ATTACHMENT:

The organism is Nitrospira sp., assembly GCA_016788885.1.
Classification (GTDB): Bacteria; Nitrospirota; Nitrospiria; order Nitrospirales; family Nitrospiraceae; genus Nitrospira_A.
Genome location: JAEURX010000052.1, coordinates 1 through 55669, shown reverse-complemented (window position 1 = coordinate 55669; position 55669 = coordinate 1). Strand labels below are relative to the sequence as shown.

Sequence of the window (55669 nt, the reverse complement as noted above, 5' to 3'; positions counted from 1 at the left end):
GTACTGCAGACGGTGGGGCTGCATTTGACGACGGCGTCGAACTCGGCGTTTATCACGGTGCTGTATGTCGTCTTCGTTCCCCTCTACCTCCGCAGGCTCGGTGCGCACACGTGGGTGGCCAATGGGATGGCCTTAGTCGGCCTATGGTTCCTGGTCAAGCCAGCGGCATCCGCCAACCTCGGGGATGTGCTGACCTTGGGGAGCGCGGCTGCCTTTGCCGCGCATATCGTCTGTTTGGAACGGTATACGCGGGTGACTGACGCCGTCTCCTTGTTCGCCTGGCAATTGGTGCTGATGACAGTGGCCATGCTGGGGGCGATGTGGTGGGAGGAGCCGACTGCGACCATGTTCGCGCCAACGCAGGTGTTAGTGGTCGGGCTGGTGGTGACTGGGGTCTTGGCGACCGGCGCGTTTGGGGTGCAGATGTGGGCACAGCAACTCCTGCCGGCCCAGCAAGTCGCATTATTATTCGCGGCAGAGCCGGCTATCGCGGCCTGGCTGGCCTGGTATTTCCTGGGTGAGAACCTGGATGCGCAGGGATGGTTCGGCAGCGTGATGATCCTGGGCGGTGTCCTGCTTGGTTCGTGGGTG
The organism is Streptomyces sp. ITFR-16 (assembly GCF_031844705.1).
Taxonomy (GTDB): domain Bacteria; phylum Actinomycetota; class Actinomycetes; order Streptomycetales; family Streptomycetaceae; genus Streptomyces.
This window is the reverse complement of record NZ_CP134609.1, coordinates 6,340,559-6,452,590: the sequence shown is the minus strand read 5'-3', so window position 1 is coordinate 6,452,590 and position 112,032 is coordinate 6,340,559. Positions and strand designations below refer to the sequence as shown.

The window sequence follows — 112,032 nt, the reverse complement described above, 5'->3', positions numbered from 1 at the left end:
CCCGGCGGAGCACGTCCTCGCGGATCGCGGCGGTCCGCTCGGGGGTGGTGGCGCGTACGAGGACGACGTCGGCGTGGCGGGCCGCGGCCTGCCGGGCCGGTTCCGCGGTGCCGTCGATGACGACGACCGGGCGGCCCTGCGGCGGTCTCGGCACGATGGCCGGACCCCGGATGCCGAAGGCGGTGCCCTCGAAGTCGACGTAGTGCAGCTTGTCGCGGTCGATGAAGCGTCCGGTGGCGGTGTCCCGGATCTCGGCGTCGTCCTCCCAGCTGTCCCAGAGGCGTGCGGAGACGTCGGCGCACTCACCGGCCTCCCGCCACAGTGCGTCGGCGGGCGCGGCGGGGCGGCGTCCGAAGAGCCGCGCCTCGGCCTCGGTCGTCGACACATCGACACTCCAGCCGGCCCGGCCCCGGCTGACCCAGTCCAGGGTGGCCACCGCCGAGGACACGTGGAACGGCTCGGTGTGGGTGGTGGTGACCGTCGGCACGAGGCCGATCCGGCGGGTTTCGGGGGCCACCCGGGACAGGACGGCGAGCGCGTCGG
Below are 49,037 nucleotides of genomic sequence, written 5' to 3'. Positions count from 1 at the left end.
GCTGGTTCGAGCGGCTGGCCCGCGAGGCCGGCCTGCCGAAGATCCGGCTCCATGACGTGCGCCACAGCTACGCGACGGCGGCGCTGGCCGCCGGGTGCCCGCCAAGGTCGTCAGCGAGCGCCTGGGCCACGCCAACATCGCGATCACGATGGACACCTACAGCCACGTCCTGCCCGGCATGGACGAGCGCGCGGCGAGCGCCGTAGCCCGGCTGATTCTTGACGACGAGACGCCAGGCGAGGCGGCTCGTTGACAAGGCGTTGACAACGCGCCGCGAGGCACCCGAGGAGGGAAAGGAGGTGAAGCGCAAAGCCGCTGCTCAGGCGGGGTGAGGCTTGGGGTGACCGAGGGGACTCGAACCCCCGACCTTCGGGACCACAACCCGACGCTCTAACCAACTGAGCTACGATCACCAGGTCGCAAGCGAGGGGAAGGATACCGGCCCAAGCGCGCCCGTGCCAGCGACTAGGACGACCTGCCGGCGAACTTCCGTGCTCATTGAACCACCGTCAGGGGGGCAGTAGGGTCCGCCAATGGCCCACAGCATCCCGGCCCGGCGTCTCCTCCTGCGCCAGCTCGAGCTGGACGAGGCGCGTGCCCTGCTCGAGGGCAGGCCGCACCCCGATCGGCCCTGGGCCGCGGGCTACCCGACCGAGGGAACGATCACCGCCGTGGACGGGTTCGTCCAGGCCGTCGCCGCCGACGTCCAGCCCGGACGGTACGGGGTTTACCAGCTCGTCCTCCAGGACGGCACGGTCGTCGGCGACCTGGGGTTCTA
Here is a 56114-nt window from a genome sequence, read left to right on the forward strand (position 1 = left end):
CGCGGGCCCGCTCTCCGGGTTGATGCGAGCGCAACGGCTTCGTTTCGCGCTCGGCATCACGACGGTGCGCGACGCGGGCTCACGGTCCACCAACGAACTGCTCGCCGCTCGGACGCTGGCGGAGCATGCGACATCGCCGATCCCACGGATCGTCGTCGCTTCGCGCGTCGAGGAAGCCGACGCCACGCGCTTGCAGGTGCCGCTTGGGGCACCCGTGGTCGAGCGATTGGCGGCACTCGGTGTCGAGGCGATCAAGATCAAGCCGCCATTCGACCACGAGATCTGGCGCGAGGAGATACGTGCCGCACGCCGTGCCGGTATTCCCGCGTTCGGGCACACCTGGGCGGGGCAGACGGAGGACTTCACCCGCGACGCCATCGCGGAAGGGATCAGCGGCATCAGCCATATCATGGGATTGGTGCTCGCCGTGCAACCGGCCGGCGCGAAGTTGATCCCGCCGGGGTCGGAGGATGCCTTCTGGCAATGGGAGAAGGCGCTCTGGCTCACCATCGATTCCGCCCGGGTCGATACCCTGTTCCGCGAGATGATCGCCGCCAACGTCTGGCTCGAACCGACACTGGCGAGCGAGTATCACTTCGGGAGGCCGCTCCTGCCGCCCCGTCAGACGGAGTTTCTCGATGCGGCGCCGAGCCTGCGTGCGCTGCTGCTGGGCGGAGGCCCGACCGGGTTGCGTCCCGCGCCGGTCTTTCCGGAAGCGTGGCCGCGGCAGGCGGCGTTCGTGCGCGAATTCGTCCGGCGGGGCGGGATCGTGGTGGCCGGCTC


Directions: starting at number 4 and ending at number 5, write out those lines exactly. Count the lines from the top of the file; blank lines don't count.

Sequence of the window (55669 nt, the reverse complement as noted above, 5' to 3'; positions counted from 1 at the left end):
GTACTGCAGACGGTGGGGCTGCATTTGACGACGGCGTCGAACTCGGCGTTTATCACGGTGCTGTATGTCGTCTTCGTTCCCCTCTACCTCCGCAGGCTCGGTGCGCACACGTGGGTGGCCAATGGGATGGCCTTAGTCGGCCTATGGTTCCTGGTCAAGCCAGCGGCATCCGCCAACCTCGGGGATGTGCTGACCTTGGGGAGCGCGGCTGCCTTTGCCGCGCATATCGTCTGTTTGGAACGGTATACGCGGGTGACTGACGCCGTCTCCTTGTTCGCCTGGCAATTGGTGCTGATGACAGTGGCCATGCTGGGGGCGATGTGGTGGGAGGAGCCGACTGCGACCATGTTCGCGCCAACGCAGGTGTTAGTGGTCGGGCTGGTGGTGACTGGGGTCTTGGCGACCGGCGCGTTTGGGGTGCAGATGTGGGCACAGCAACTCCTGCCGGCCCAGCAAGTCGCATTATTATTCGCGGCAGAGCCGGCTATCGCGGCCTGGCTGGCCTGGTATTTCCTGGGTGAGAACCTGGATGCGCAGGGATGGTTCGGCAGCGTGATGATCCTGGGCGGTGTCCTGCTTGGTTCGTGGGTG